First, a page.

Dan Egan, Managing Director of Behavioral Finance at Betterment, joins Yahoo Finance’s Zack Guzman to discuss how investors can benefit from socially concious investment offerings.
ZACK GUZMAN: There's been a big push in terms of focusing in on how investors might be able to put their money behind environmental or social impact goals here, not just to make money themselves but also support some interesting new endeavors out there. Now Betterment, a digital and smart money manager, is also trying to help in that case here by announcing new socially responsible investment offerings out there for customers.
And joining us now for more on that is Dan Egan, managing director of behavioral finance at Betterment. And, Dan, appreciate you coming on to talk about this. I mean, we know that this is a very important area for millennial investors specifically. But what are you guys rolling out to maybe help on that front?
DAN EGAN: Yeah, I would actually call out that it's important to more people than just millennials too. We are seeing across the age range of our client base, also across genders, we're seeing widespread uptake of it. So let's roll back.
So generally when people invest, they're looking to make money, obviously make some returns from it. Socially responsible investing, depending upon exactly what your values are, allow you to layer them in as well. And in this day and age where we have low-cost funds that allow you to not only track, you know, a company's financials but also how they're being governed and how they're acting as a good corporate citizen.
It's pretty inexpensive for investors to gain access to those sorts of overlays. We started in 2017 with our initial foray into socially responsible investing. It was a very broad impact portfolio that looked across a wide array of factors-- social, environmental, the governance of the company-- to say can we choose to invest only with companies that were better corporate citizens.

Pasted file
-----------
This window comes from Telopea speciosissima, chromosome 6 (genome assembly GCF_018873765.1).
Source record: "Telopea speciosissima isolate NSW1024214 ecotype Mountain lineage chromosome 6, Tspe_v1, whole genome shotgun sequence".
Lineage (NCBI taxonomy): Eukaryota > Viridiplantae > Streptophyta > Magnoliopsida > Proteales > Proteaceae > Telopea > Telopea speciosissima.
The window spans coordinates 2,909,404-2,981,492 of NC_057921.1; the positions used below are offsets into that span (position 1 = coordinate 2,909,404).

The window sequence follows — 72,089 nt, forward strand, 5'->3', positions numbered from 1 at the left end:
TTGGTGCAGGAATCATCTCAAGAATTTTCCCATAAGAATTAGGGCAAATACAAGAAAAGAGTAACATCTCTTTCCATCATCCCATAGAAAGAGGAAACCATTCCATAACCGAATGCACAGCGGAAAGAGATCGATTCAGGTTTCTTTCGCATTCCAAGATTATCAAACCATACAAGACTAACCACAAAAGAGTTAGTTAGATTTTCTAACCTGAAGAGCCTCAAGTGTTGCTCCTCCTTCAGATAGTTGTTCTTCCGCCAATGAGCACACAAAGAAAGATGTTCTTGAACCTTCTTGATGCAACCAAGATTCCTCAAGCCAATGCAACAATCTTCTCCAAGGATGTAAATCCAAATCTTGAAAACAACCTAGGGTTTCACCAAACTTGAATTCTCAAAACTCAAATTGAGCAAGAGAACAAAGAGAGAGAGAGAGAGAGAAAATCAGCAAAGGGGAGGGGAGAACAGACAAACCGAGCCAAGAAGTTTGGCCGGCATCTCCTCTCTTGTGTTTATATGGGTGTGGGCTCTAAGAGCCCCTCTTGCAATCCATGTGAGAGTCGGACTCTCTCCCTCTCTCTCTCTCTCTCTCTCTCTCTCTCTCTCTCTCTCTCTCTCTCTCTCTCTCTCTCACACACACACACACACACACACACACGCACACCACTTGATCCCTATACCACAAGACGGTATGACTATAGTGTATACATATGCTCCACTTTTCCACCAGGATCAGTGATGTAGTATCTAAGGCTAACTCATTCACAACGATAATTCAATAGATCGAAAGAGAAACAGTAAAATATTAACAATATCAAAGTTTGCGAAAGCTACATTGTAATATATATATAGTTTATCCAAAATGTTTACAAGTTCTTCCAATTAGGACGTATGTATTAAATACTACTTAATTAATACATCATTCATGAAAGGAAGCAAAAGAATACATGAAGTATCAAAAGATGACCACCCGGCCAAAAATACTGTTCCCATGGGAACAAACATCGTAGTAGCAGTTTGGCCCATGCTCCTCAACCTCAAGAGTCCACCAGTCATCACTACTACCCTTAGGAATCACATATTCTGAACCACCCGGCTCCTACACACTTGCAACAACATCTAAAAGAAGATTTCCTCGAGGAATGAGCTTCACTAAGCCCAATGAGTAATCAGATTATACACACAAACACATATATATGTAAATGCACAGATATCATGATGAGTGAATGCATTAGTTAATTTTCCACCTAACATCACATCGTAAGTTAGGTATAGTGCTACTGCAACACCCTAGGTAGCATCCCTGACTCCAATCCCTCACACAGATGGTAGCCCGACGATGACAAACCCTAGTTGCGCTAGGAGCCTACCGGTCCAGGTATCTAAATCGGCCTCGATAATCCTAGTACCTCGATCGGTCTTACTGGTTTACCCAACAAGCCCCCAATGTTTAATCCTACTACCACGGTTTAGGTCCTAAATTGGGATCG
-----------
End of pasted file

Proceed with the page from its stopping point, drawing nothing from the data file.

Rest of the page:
One of the things that we were hearing from our own clients was that people often had a more focused set of issues that they wanted to put their money behind. In some cases that was going to be climate or environmental causes. In other cases it was going to be social. And those opinions, those values, are strongly held.
So we went out into the marketplace to see are there funds or ability to access those more focused value systems and get them in efficient, tax-efficient, low-cost way that we could manage for our clients. And we were actually able to say yes we can. There is a much greater set of offerings in the market today. We worked with fund issuers both in terms of the climate-change portfolio, the environmental-impact one, as well as the socially responsible one to drive down the cost of those funds while allowing them to be available to a much wider array of investors.
ZACK GUZMAN: Yeah, and I mean, a lot of people might say, all right, what's the trade here? Maybe if you're going to put your money in to some of these social causes, does that mean my returns are going to be lower? Studies looking at that seem to differ in terms of what happens there. So how big of a piece is that to the people you are seeing putting that money to work?
DAN EGAN: So the way I think about it is that there's a predictable and an unpredictable component about that. I personally have no idea which companies are going to get better in the future, if it's the good companies or the bad companies. The one thing that is consistent and predictable is how much you pay for that fund to manage your investments for you. And in that case, historically ESG or SRI funds have been more expensive, and that's a headway-- it's a headwind against you earning the same amount.
But over the most-- the sort of past 10 years, those costs have come down dramatically to the point where they're roughly equivalent with other funds. So I would say I don't know that they'll necessarily perform better or worse just like any other sort of concentrated portfolio, but they don't have that cost headwind holding them back.
ZACK GUZMAN: Yeah, and there is an option now out there for people looking for them. Dan Egan, managing director of behavioral finance at Betterment, appreciate you taking the time to bring us that.
DAN EGAN: Absolutely.